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Five Hormone Imbalances to Be Aware of


The endocrine system secretes 50 different hormones throughout your body and each plays a vital role in maintaining homeostasis, or stable body functions.

Due to the integral role of each hormone, it’s no surprise that a slight imbalance of one hormone could be the catalyst of your nagging headache, unpredictable mood swings, increased sweating or weight gain.

The following are five hormones and the most common imbalances in both men and women.

1. Cortisol

What is cortisol?

Cortisol is a hormone produced in your adrenal gland that helps regulate your blood sugar, metabolism, inflammation and memory formation. Most commonly referred to as the ‘stress hormone,’ cortisol is released during times of stress or crisis and, as a result, temporarily shuts down your digestion and reproduction systems.

What are symptoms of high cortisol?

If your adrenal gland is producing too much cortisol, you may experience symptoms such as a flushed, round face, high blood pressure, increased thirst, irregular menstruation, mood swings, muscle weakness, reduced sex drive and/or weight gain. If too much cortisol is secreted over a prolonged period of time, it may increase your risk of developing Cushing’s syndrome.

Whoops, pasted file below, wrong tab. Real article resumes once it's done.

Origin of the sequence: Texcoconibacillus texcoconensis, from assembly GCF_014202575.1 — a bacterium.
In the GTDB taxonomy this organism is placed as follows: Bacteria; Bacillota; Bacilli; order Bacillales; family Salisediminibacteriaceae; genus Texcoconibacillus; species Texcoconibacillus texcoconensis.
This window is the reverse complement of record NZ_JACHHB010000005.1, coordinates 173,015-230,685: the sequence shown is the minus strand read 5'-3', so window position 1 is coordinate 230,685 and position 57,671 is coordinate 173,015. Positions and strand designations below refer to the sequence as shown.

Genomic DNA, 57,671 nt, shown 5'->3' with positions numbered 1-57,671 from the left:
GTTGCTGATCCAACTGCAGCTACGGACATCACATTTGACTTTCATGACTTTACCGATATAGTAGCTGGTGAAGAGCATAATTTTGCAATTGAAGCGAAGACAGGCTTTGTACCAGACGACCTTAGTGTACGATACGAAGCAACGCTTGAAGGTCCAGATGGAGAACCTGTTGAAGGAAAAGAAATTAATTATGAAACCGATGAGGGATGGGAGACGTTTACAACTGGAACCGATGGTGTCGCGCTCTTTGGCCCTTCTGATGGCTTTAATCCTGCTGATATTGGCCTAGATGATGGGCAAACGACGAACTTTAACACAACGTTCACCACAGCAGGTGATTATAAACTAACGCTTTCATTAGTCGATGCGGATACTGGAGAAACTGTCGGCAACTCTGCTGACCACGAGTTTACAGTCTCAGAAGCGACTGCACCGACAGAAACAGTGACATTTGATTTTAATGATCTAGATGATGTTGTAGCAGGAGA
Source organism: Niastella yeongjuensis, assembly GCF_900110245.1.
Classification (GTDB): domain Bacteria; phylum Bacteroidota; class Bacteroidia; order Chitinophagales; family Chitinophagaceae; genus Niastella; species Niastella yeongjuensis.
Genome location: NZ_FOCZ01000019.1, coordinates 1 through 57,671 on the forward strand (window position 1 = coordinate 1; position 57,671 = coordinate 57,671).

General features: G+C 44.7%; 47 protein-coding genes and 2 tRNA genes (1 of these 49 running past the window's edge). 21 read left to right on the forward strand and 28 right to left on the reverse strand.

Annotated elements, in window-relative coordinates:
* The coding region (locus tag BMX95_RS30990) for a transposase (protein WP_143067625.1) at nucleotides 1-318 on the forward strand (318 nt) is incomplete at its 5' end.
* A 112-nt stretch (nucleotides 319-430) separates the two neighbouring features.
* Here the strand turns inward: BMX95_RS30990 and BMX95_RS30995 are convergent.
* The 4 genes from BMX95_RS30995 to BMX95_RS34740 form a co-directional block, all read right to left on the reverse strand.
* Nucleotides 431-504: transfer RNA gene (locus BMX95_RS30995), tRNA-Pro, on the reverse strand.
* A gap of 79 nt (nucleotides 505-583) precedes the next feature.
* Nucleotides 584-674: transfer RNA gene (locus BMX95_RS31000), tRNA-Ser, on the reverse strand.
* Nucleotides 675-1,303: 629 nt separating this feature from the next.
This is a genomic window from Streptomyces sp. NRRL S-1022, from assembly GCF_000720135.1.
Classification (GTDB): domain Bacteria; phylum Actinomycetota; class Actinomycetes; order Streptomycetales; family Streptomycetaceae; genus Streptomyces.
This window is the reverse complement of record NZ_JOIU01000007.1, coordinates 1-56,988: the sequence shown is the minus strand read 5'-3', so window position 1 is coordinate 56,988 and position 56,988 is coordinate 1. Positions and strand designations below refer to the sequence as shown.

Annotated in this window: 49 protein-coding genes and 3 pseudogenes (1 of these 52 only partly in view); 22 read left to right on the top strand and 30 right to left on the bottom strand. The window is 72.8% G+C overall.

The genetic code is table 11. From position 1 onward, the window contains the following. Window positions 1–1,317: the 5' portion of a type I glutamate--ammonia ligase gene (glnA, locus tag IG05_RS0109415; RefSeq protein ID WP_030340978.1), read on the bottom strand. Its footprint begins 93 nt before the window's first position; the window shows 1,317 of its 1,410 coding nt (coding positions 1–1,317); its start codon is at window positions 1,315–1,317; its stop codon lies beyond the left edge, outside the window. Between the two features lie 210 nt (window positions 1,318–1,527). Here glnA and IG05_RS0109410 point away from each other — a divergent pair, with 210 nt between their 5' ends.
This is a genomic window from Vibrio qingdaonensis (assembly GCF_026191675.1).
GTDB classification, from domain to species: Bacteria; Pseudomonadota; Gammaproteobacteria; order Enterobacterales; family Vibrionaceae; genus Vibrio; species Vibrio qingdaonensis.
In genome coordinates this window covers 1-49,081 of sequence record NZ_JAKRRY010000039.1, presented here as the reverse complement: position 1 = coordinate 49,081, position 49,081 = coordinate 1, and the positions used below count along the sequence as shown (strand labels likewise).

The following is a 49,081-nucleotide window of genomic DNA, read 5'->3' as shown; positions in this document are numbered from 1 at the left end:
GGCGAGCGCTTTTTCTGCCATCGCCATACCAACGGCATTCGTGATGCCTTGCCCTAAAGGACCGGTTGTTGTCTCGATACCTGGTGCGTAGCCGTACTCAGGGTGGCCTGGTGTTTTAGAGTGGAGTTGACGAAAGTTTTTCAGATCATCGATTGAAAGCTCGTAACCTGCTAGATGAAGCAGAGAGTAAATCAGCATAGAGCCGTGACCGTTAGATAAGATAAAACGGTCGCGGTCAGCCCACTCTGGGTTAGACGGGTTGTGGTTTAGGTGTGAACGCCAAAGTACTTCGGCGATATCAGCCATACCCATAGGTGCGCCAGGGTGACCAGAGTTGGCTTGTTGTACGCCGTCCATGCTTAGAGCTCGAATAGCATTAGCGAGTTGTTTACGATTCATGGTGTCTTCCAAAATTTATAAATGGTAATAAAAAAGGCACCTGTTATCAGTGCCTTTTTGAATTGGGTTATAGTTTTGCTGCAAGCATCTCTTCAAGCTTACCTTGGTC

What are symptoms of low cortisol?

When too little cortisol is secreted, you may experience symptoms including dizziness, fatigue, mood swings, muscle weakness and/or weight loss. Too little cortisol may be caused by Addison’s disease, a condition where your adrenal gland doesn’t secrete enough hormones.

2. Estrogen

What is estrogen?

Estrogen is one of the main sex hormones in women. While men have estrogen too, they secrete smaller amounts and do not experience the same effects from estrogen that women do. In women, estrogen is responsible for the physical changes during puberty, regulating your menstrual cycle and supporting your bones, heart and mood during pregnancy. In both men and women, estrogen helps to regulate cholesterol and bone health.

What are symptoms of high estrogen?

Too much estrogen in women may result in breast lumps, fatigue, feeling depressed or anxious, reduced sex drive and/or weight gain. With men, high estrogen can produce enlarged pectorals, infertility and/or a reduced sex drive. High levels of estrogen could be the result of a temporary, natural fluctuation of your hormones or a response to medication, such as contraceptives or certain antibiotics.

What are symptoms of low estrogen?

Low estrogen in women is typically a result of menopause. Symptoms may include dry skin, an irregular menstrual cycle, hot flashes, mood swings and/or reduced sex drive. When men secrete too little estrogen, they may experience reduced sex drive and weight gain.

3. Insulin

What is insulin?

The hormone insulin is produced by the pancreas and allows your muscles, fat and liver to absorb glucose, also referred to as blood sugar, and breakdown fat and protein in order to regulate your metabolic process.

What are symptoms of high insulin?